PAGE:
IRS Defers Deadlines for Those Hit by Oregon Wildfires and Straight-Line Winds

Following President Trump’s major-disaster declaration, the IRS issued guidance on September 16, 2020, deferring tax filing and payment deadlines for taxpayers impacted by the Oregon wildfires and straight-line winds.

The major-disaster declaration allows for individual assistance from the federal government—including relief from the IRS.

The IRS guidance gives affected taxpayers until January 15, 2021, to file individual and business tax returns, as well as make tax payments, for filings or amounts due between September 7, 2020, and January 15, 2021.

Affected Taxpayers

Affected taxpayers include anyone who resides or has a business in a covered area, a designation which currently applies to the following Oregon counties:

  • Clackamas
  • Douglas
  • Jackson
  • Klamath
  • Lane
  • Lincoln
  • Linn
  • Marion

Counties added to the major-disaster declaration later will qualify for this tax filing and payment relief. Check the FEMA site for this disaster for updates.

The IRS will automatically identify taxpayers located in the covered areas and will apply filing and payment relief. The IRS will also work with any taxpayer who lives outside the disaster area but who has records located in the affected area that are necessary to meet a deadline occurring during the postponement period.

Taxpayers who qualify for relief and live outside the disaster area will need to contact the IRS at (866) 562-5227.

Filing and Payment Relief

The IRS relief provides that individuals and businesses with an original or extended tax-filing deadline or a tax-payment deadline have until January 15, 2021, to file their returns and pay any taxes due.

The guidance specifies that the relief applies to the following returns, which have either an original or extended due date occurring between September 7, 2020, and January 15, 2021:

  • Individual, corporate, and estate and trust income tax returns
  • Partnership, S corporation, and trust returns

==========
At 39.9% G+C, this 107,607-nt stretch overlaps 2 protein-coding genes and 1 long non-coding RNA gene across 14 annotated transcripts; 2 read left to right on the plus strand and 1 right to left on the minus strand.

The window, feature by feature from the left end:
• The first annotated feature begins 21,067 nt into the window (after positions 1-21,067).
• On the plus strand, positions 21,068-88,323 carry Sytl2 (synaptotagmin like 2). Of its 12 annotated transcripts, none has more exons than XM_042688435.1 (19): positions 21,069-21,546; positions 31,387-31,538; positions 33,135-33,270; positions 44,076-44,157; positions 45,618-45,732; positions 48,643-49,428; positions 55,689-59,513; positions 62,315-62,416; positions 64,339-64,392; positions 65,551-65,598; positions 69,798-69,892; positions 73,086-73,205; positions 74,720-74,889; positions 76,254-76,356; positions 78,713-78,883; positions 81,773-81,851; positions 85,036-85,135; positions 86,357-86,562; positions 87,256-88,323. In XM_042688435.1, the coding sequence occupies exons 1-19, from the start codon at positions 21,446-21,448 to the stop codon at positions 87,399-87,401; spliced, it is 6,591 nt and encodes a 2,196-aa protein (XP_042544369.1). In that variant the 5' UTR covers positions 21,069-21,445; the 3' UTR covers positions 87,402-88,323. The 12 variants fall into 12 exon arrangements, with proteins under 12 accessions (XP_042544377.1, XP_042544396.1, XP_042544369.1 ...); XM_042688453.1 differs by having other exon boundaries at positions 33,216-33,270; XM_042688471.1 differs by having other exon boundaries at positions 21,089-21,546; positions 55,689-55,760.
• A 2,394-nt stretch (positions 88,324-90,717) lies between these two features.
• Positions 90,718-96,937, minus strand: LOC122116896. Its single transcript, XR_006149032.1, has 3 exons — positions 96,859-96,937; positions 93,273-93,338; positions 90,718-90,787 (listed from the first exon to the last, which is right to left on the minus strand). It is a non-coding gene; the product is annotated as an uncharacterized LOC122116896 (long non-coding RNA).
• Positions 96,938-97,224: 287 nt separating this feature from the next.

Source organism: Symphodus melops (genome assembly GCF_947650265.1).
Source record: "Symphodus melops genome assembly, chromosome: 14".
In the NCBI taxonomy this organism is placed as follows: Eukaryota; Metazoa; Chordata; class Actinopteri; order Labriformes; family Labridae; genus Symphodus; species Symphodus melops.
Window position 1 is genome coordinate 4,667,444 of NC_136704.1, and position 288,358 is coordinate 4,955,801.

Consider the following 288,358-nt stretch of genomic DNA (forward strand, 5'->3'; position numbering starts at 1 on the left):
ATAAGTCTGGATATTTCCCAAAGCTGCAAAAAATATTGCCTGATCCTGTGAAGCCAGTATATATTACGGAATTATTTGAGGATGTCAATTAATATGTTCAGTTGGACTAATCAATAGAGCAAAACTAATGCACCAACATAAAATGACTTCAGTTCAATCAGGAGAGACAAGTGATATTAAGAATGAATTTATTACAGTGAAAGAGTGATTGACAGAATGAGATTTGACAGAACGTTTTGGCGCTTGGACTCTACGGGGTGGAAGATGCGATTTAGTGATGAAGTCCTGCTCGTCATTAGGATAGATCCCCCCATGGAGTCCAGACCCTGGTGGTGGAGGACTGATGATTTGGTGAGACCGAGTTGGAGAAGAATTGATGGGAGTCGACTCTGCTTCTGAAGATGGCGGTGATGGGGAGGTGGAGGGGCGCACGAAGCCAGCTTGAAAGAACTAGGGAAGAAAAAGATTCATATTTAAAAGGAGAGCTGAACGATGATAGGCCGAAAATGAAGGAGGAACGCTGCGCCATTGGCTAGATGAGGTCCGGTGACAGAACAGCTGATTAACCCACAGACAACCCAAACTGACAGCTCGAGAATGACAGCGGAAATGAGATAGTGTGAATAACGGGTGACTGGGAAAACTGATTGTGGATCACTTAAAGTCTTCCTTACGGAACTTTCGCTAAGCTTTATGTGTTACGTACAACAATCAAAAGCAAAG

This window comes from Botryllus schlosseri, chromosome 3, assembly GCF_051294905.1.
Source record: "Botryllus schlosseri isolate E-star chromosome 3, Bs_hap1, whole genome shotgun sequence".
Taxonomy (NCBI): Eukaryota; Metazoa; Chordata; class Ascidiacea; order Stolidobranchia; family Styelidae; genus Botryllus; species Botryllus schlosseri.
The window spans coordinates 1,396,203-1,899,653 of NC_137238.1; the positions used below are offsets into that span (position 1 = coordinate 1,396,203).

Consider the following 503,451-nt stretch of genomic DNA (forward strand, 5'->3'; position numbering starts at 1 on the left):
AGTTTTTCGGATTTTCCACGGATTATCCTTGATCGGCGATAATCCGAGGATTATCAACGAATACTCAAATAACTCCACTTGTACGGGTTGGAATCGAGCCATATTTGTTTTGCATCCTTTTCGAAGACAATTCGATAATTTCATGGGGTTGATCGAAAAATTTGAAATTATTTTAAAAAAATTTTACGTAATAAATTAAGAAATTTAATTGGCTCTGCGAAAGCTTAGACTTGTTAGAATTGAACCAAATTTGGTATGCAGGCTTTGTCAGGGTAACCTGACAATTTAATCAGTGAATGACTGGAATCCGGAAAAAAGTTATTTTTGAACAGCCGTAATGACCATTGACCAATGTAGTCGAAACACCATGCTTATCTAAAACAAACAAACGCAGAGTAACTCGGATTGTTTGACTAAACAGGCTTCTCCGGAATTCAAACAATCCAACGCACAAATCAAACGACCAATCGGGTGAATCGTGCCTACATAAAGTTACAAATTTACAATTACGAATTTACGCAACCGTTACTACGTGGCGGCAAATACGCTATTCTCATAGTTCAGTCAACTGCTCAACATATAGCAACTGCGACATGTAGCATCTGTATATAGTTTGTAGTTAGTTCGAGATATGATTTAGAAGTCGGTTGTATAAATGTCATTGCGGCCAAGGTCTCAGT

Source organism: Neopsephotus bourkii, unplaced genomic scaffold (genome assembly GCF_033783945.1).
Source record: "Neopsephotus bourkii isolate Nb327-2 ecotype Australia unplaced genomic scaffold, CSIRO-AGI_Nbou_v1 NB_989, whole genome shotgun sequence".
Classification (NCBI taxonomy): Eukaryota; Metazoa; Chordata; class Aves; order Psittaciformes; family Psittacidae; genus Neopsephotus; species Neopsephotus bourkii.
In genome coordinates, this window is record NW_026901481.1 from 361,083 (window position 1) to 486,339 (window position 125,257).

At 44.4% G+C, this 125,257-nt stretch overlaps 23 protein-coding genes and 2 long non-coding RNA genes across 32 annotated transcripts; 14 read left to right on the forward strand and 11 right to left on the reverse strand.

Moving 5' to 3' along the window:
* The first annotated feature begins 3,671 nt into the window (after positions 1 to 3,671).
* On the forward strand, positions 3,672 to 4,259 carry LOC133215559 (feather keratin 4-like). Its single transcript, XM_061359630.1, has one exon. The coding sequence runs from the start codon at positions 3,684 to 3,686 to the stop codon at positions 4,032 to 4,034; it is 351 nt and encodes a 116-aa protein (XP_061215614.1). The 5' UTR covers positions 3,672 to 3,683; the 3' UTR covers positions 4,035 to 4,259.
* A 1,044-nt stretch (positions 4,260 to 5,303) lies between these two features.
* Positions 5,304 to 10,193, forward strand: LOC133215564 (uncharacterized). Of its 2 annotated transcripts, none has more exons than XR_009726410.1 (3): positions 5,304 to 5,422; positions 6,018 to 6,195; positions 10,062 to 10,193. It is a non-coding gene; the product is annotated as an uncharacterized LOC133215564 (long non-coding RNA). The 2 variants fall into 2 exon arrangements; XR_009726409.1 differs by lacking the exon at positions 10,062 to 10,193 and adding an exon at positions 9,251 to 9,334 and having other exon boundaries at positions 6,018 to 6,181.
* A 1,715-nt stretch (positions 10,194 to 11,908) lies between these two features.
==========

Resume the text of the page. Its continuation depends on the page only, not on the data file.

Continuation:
• Estate, gift, and generation-skipping transfer tax returns
  • Annual-information returns of tax-exempt organizations
  • Employment and certain excise tax returns

It also applies to taxpayers with estimated income tax payments originally due on or after September 7, 2020, and before January 15, 2021. Penalties won’t be assessed as long as such payments are made on or before January 15, 2021.

Additionally, affected taxpayers are provided relief for time-sensitive acts listed in Treasury Regulation Section 301.7508A-1(c)(1) and Revenue Procedure 2018-58, including accounting method changes and certain elections.

What Isn’t Covered

Unless specifically listed in Revenue Procedure 2018-58, the postponement of time to file and pay doesn’t apply to the following:

  • Information returns in the W-2, 1094, 1095, 1097, 1098, or 1099 series
  • Forms 1042-S, 3921, 3922, or 8027
  • Employment and excise tax deposits

Penalties on deposits due between September 7, 2020, and September 22, 2020, will be abated as long as the tax deposits are made by September 22, 2020, however.

State Tax Filings

While some states automatically conform to an IRS deferral due to a major-disaster declaration, not all do. It’s important to check with each state in which taxes are filed to determine if a deferral is permitted.

We’re Here to Help

For help determining whether you’re eligible for filing and payment relief due to the Oregon wildfires, contact your Moss Adams professional.

Contact Us with Questions

Enter security code:
 Security code